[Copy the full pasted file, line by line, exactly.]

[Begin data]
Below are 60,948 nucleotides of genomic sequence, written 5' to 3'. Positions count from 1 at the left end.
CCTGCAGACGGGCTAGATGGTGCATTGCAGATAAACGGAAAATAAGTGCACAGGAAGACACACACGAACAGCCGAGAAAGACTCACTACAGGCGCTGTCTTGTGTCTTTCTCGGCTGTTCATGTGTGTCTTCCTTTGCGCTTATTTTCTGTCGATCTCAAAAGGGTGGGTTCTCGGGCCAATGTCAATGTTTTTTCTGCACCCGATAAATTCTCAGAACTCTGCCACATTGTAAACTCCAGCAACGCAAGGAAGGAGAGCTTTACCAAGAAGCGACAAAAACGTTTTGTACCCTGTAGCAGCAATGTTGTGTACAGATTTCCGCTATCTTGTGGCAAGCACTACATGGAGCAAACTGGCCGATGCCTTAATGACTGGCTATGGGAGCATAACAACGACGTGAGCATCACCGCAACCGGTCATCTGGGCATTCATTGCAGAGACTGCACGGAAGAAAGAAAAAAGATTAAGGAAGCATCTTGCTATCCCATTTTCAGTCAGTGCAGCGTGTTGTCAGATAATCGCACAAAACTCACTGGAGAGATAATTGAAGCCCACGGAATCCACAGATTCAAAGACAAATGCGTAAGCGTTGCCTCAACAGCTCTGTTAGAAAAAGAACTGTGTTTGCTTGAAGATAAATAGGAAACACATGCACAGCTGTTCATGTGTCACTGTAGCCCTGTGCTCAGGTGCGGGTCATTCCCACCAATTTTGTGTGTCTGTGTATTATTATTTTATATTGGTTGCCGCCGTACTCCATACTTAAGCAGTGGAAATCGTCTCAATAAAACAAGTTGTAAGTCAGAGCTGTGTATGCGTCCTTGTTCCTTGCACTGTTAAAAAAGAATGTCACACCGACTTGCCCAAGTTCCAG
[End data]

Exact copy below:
Below are 60,948 nucleotides of genomic sequence, written 5' to 3'. Positions count from 1 at the left end.
CCTGCAGACGGGCTAGATGGTGCATTGCAGATAAACGGAAAATAAGTGCACAGGAAGACACACACGAACAGCCGAGAAAGACTCACTACAGGCGCTGTCTTGTGTCTTTCTCGGCTGTTCATGTGTGTCTTCCTTTGCGCTTATTTTCTGTCGATCTCAAAAGGGTGGGTTCTCGGGCCAATGTCAATGTTTTTTCTGCACCCGATAAATTCTCAGAACTCTGCCACATTGTAAACTCCAGCAACGCAAGGAAGGAGAGCTTTACCAAGAAGCGACAAAAACGTTTTGTACCCTGTAGCAGCAATGTTGTGTACAGATTTCCGCTATCTTGTGGCAAGCACTACATGGAGCAAACTGGCCGATGCCTTAATGACTGGCTATGGGAGCATAACAACGACGTGAGCATCACCGCAACCGGTCATCTGGGCATTCATTGCAGAGACTGCACGGAAGAAAGAAAAAAGATTAAGGAAGCATCTTGCTATCCCATTTTCAGTCAGTGCAGCGTGTTGTCAGATAATCGCACAAAACTCACTGGAGAGATAATTGAAGCCCACGGAATCCACAGATTCAAAGACAAATGCGTAAGCGTTGCCTCAACAGCTCTGTTAGAAAAAGAACTGTGTTTGCTTGAAGATAAATAGGAAACACATGCACAGCTGTTCATGTGTCACTGTAGCCCTGTGCTCAGGTGCGGGTCATTCCCACCAATTTTGTGTGTCTGTGTATTATTATTTTATATTGGTTGCCGCCGTACTCCATACTTAAGCAGTGGAAATCGTCTCAATAAAACAAGTTGTAAGTCAGAGCTGTGTATGCGTCCTTGTTCCTTGCACTGTTAAAAAAGAATGTCACACCGACTTGCCCAAGTTCCAG